He pointed out that South Africa has enjoyed some Indian investment and more recently Brazilian investment, but investment of South African origin in Brazil is still far more than Brazilian investment here. Brazilians are seeking markets in other African countries – notably Angola and Mozambique – instead.
Bilateral trade between India and South Africa is worth around 2,3 billion dollars and trade between South Africa and Brazil accounts for about 1,3 billion dollars.
Transfer of technology is, according to White, one area with great potential in IBSA – especially in renewable energy and biofuels. ‘‘South Africa has a real opportunity to team up with Brazil and develop these areas.’’
Regarding science and technology, the three countries have six science agreements in place – biotechnology, HIV/Aids, malaria, nano-technology and oceanography and tuberculosis – according to the South African publication Engineering News.
India has already established itself as a major player in the field of internet technology in Africa. India's e-Network Project aims to provide instant connectivity between all 53 African countries via satellite and fibre-optic networks. It is expected that the project can further education and health projects.
According to an IBSA agreement, research and development projects include the use of open-source software in HIV management. India is also a leader in the field of providing low-cost anti-retroviral medications. India has staked its claim in the car market in South Africa with the introduction of Tata Motors and Mahindra & Mahindra.
‘‘There are mutual benefits to be gained from trade agreements between the three countries but they would be more effective as bilateral agreements, rather than the multilateral agreements as under IBSA,’’ said Breytenbach.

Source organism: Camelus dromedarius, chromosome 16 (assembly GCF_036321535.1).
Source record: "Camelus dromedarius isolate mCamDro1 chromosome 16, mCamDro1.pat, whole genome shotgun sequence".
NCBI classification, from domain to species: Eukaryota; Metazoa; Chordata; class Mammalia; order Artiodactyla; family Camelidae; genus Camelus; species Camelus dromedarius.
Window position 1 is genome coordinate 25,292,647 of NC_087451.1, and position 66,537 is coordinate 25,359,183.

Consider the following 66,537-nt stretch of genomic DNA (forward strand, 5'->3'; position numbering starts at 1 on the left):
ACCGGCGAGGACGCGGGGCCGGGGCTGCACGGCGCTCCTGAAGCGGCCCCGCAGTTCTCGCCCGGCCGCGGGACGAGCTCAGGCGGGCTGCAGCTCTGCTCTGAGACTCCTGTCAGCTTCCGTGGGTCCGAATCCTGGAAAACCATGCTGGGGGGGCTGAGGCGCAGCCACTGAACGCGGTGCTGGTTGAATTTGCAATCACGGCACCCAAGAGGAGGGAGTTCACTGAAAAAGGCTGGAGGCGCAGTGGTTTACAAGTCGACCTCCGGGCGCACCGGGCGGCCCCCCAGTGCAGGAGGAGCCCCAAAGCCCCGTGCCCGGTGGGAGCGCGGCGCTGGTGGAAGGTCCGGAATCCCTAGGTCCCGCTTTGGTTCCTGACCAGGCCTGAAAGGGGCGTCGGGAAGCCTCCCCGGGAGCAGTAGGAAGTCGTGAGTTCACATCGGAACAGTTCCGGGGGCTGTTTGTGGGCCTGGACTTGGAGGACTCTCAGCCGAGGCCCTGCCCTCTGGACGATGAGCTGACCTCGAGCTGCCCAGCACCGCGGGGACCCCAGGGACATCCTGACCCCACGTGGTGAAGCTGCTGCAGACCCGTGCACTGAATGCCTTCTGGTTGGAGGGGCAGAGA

The current global financial crisis will most probably dominate the IBSA dialogue forum: ‘‘The current financial crisis will be the real topic of discussion, and all these leaders are preoccupied with the impact this is having on their countries. Brazil has been severely hit and national interests will prevail, a stance which is likely to dominate in the meeting,’’ concluded White.
The summit will be the first time that new South African president Kgalema Motlanthe represents South Africa at a high-level international gathering as head of state since his inauguration last month. He will be rubbing shoulders with Brazil's President Luis Inazio ‘‘Lula’’ da Silva and India’s Prime Minister Manmohan Singh.
About the future of IBSA under new South African leadership, Pheko indicated that it remains to be seen whether Motlanthe takes further former president Thabo Mbeki’s vision of building international ties.
‘‘One of the strengths of Mbeki was his foreign policy. And although (the ruling party) ANC president Jacob Zuma takes great care in ensuring foreign investors that nothing will change in the country, he has not promoted international co-operation strongly. At this stage we have a weakness in leadership regarding clear international policy.
‘‘The leaders want to get the domestic situation stabilised. But I do believe that once all the issues are understood, they will realise the importance of taking a leadership role regarding, for example, the New Partnership for Africa’s Development. But we first need internal stability,’’ Pheko concluded.